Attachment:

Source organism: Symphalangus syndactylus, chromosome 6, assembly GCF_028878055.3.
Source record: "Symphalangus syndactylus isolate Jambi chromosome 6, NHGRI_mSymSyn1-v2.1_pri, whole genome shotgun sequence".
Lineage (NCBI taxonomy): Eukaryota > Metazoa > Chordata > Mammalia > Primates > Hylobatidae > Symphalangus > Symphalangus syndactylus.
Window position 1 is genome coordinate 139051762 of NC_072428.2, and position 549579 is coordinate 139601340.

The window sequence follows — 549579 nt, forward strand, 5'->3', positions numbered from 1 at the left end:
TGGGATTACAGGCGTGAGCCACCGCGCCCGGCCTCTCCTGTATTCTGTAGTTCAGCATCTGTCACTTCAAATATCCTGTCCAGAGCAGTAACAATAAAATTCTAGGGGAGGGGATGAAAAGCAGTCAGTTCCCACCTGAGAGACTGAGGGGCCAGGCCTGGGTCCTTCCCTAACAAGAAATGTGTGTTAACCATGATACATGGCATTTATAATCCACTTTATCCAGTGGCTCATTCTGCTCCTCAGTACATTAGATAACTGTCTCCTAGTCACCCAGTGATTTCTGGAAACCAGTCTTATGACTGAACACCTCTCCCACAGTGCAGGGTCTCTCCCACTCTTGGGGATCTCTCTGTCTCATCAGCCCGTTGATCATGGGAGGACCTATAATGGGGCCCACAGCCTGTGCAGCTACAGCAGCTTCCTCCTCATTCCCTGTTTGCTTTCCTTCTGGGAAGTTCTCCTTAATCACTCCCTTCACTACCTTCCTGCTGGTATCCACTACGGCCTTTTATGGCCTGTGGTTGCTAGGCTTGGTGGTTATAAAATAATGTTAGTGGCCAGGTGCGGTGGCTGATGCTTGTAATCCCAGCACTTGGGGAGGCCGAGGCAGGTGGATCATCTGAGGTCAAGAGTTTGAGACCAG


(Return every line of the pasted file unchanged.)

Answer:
Source organism: Symphalangus syndactylus, chromosome 6, assembly GCF_028878055.3.
Source record: "Symphalangus syndactylus isolate Jambi chromosome 6, NHGRI_mSymSyn1-v2.1_pri, whole genome shotgun sequence".
Lineage (NCBI taxonomy): Eukaryota > Metazoa > Chordata > Mammalia > Primates > Hylobatidae > Symphalangus > Symphalangus syndactylus.
Window position 1 is genome coordinate 139051762 of NC_072428.2, and position 549579 is coordinate 139601340.

The window sequence follows — 549579 nt, forward strand, 5'->3', positions numbered from 1 at the left end:
TGGGATTACAGGCGTGAGCCACCGCGCCCGGCCTCTCCTGTATTCTGTAGTTCAGCATCTGTCACTTCAAATATCCTGTCCAGAGCAGTAACAATAAAATTCTAGGGGAGGGGATGAAAAGCAGTCAGTTCCCACCTGAGAGACTGAGGGGCCAGGCCTGGGTCCTTCCCTAACAAGAAATGTGTGTTAACCATGATACATGGCATTTATAATCCACTTTATCCAGTGGCTCATTCTGCTCCTCAGTACATTAGATAACTGTCTCCTAGTCACCCAGTGATTTCTGGAAACCAGTCTTATGACTGAACACCTCTCCCACAGTGCAGGGTCTCTCCCACTCTTGGGGATCTCTCTGTCTCATCAGCCCGTTGATCATGGGAGGACCTATAATGGGGCCCACAGCCTGTGCAGCTACAGCAGCTTCCTCCTCATTCCCTGTTTGCTTTCCTTCTGGGAAGTTCTCCTTAATCACTCCCTTCACTACCTTCCTGCTGGTATCCACTACGGCCTTTTATGGCCTGTGGTTGCTAGGCTTGGTGGTTATAAAATAATGTTAGTGGCCAGGTGCGGTGGCTGATGCTTGTAATCCCAGCACTTGGGGAGGCCGAGGCAGGTGGATCATCTGAGGTCAAGAGTTTGAGACCAG